Goodreads helps you keep track of books you want to read.
Start by marking “Night Soul and Other Stories” as Want to Read:
Night Soul and Other Stories
Enlarge cover
Rate this book
Clear rating
Open Preview

Night Soul and Other Stories

3.98 of 5 stars 3.98  ·  rating details  ·  95 ratings  ·  24 reviews
Best known for his complex and beautiful novels—regularly compared to those of Thomas Pynchon, William Gaddis, and Don DeLillo—Joseph McElroy is equally at home in the short story, having written numerous pieces over the course of his career that now, collected at last, serve as an ideal introduction to one of the most important contemporary American au ...more
ebook, 0 pages
Published January 11th 2011 by Dalkey Archive Press (first published January 3rd 2011)
more details... edit details

Friend Reviews

To see what your friends thought of this book, please sign up.

Reader Q&A

To ask other readers questions about Night Soul and Other Stories, please sign up.

Be the first to ask a question about Night Soul and Other Stories

This book is not yet featured on Listopia. Add this book to your favorite list »

Community Reviews

(showing 1-30 of 641)
filter  |  sort: default (?)  |  rating details
Dec 02, 2014 s.penkevich rated it 5 of 5 stars  ·  review of another edition
Recommends it for: Nathan "N.R." Gaddis
Recommended to s.penkevich by: Nathan "N.R." Gaddis
Shelves: short-story, po-mo, dalkey
Water is always water – above, below, in flood, trickle, rapid or sea, but the traces we leave in it last like our changing thoughts.

Joseph McElroy, best known for his sprawling novels such as Women and Men or Lookout Cartridge, evinces an equally impressive prowess with his short game in Night Soul and Other Stories. The twelve stories, collected from the past three decades, demonstrate his versatility as an author and philosophical investigator as he deals with topics ranging from politics,
Stephen P
This was a difficult read. But why? Without typical punctuation, unpredictable shifts in subject, object , paragraphs rising out of constellations, time swerving in irregular paths, the shifting of the floor beneath one's feet, I was drained. At first I sweated out who was talking to who, why, what about and what happened . I am a lover of Bernhard, Wallace, Hamsun. I do not believe McElroy's writing is experimental. It is written out of his genius or years of perfecting his craft or both. It is ...more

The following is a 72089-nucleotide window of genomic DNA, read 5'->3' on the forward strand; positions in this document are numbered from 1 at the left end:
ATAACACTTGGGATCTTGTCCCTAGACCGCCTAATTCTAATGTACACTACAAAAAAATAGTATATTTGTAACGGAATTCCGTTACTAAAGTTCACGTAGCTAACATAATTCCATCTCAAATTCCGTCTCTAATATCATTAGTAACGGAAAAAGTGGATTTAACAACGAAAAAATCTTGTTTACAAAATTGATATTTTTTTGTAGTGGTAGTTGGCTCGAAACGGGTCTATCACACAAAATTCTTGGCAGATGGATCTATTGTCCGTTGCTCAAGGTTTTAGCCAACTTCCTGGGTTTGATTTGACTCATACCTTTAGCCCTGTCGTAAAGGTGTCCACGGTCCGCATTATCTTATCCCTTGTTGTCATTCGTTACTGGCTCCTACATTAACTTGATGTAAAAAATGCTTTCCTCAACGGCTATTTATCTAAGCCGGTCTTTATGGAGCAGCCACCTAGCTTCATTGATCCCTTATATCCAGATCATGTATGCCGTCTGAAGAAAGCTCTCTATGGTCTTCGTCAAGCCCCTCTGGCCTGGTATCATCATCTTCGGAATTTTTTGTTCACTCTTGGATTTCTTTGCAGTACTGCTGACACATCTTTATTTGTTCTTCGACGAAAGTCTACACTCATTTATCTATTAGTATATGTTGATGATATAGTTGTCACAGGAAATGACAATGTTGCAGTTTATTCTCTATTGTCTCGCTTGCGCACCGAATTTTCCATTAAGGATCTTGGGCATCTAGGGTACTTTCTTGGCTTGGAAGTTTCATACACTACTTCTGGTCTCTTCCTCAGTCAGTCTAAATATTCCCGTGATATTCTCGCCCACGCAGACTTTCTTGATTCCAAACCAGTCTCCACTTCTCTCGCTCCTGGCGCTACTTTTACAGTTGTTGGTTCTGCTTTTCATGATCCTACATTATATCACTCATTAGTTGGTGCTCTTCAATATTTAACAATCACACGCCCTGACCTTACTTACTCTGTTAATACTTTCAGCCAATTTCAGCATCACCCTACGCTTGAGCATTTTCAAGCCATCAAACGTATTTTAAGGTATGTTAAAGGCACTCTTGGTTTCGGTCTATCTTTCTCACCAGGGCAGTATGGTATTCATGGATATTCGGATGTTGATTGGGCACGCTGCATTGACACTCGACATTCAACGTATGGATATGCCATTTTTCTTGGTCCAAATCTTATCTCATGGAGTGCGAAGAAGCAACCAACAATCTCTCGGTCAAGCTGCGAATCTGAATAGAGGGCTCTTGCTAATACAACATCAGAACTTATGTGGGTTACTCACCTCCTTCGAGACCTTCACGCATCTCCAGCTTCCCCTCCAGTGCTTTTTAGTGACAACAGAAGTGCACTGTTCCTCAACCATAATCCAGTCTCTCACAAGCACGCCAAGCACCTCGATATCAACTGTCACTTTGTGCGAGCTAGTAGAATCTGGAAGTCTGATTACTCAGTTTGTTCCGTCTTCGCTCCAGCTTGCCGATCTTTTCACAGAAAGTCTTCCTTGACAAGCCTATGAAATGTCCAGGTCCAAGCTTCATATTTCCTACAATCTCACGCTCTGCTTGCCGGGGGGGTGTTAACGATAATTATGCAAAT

Nathan "N.R." Gaddis
Naturally a very nice collection of micro=McElroy. Most of these feel like little chapters out of a larger work ; which is just my insistence that nothing will ever again match Women and Men. That is, several of these feel like they'd belong there or elsewhere too -- "Night Soul" presenting the intimacy of family relations with a new little one, "The Last Disarmament But One" playing upon the sci-fi trope of total national destruction, "No Man's Land" a neighborhood portrait. Lots of water. In o ...more
My first McElroy. I'd rather dip my toe with the short stories rather than drown in Women and Men.

The thing that most struck me about these stories was their ephemeral, dream-like quality, a constant shifting of details yet you're absorbed in them. Many people go without names or are only introduced later. "On the Campaign Trail", an imagined tryst between Barack and Hillary, mentions no names.

The one 'omission' is that these stories had no previous publishing information, but they all seemed re
Honestly, I was going to three star it till stories like 'The Last Disarmament But One', & 'The Unknown Kid' happened. They are way superior to what is mostly collected here. Some other notables are the title story, 'Annals of Plagiary', and 'Canoe Repair'.
McElroy is a writer's writer in that he does some cool things structurally; po-mo readers will know them when they see them but for most readers, his writing might turn out to be more slog than fun unless you take those form-related experi
Paul Gleason